> The NSPD also called for plans "against al Qida and associated terrorist facilities in Afghanistan, including leadership, command-control-communications, training, and logistics facilities." On "Eliminating" Al Qa'ida COMMISSION HEARINGS: When challenged by Commissioner Thompson on March 24 about his statements to the press in August 2002, Clarke claimed that it was his suggestion, over objections from the Deputies Committee, to have the new strategy seek to "eliminate" the al-Qa'ida threat, and that his language only prevailed after 9/11: "I tried to insert the phrase early in the Bush administration in the draft NSPD that our goal should be to eliminate al-Qa'ida. And I was told by various members of the Deputies Committee that that was overly ambitious and that we should take the word 'eliminate' out and say 'significantly erode.' And then, following 9/11, we were able to go back to my language of eliminate, rather than significantly erode. And so, the version of the national security presidential decision directive that President Bush finally got to see after 9/11, had my original language of 'eliminate,' not the interim language of 'erode.'" FACTS: The first and every draft NSPD considered by the Deputies Committee during its policy development discussions and oversight in Spring and Summer of 2001, and the NSPD as presented to Principals on September 4,2001, called for the elimination of the al-Qa'ida threat. > This was a marked departure from the strategy that Clarke presented to Dr. Rice on January 25, 2001, which called for "rolling back" al-Qa'ida. > Clarke himself stated in August 2002 that the strategic direction to "eliminate" al-Qa'ida came from President Bush: "The... thing to bear in mind is the shift from the rollback strategy to the elimination strategy. When President Bush told us in March to stop swatting at flies and just solve this problem, that was the strategic direction that changed the NSPD from one of rollback to one of elimination." (Dick Clarke briefing to reporters, August 2002) On Sitting National Security Advisors Testifying on Policy Matters COMMISSION HEARINGS: Commissioner Ben-Veniste repeatedly cited at the hearings an April 5,2002 Congressional Research Service (CRS) report for the proposition that "other National Security Advisors have come before the Congress and have testified in open session, including Mr. Berger, including Zbigniew Brzezinski." FACTS: Each example cited by Commissioner Ben-Veniste is distinct from the Commission's request that Dr. Rice testify publicly about policy matters. > The first appearance by Mr. Berger cited in the report (May 3,1994), when he was Deputy National Security Advisor, was to provide "a policy briefing on Haiti." Contrary to Commissioner Ben-Veniste's statements, however, the Congressional Record and U.S. Senate records both indicate that this was a closed briefing, similar to the appearance Dr. Rice already has made before the Commission.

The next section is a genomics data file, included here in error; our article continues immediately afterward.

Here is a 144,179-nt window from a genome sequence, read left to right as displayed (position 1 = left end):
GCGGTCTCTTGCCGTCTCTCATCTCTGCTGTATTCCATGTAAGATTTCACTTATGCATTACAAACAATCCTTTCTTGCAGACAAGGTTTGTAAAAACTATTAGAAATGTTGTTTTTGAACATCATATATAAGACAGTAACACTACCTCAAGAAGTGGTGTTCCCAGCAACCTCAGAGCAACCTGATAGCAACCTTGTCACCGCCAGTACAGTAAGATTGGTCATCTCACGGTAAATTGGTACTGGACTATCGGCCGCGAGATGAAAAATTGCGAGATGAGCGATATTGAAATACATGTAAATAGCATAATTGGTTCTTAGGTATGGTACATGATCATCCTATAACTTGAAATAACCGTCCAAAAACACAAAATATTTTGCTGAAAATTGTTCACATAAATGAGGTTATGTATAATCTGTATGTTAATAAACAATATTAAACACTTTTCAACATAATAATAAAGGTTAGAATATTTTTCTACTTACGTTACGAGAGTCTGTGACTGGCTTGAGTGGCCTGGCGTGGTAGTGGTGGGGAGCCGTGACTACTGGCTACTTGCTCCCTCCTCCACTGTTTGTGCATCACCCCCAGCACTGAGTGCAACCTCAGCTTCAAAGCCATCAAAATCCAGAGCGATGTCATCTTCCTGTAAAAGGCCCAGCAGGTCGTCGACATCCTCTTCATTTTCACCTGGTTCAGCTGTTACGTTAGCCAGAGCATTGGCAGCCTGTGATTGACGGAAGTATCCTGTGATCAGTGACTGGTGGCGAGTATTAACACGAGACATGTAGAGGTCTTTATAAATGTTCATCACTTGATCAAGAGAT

> The other appearance by Mr. Berger cited by Commissioner Ben-Veniste (September 11, 1997) was in public, but in decidedly different circumstances. It, along with the instances cited involving Dr. Brzezinski and another Carter official, involved not policy matters, but potential improper or illegal conduct. FACTS: Sitting National Security Advisors in fact regularly decline to testify publicly on policy matters before legislative bodies, such as the Commission. > Samuel Berger declined to testify in 1999 concerning the alleged theft of nuclear weapons secrets by China. > Anthony Lake declined to testify in 1996 concerning the Administration's Bosnia policy. > Neither the CRS report, nor any other authority of which we are aware, identifies any instance in which a sitting National Security Advisor has testified publicly before a legislative body on policy matters.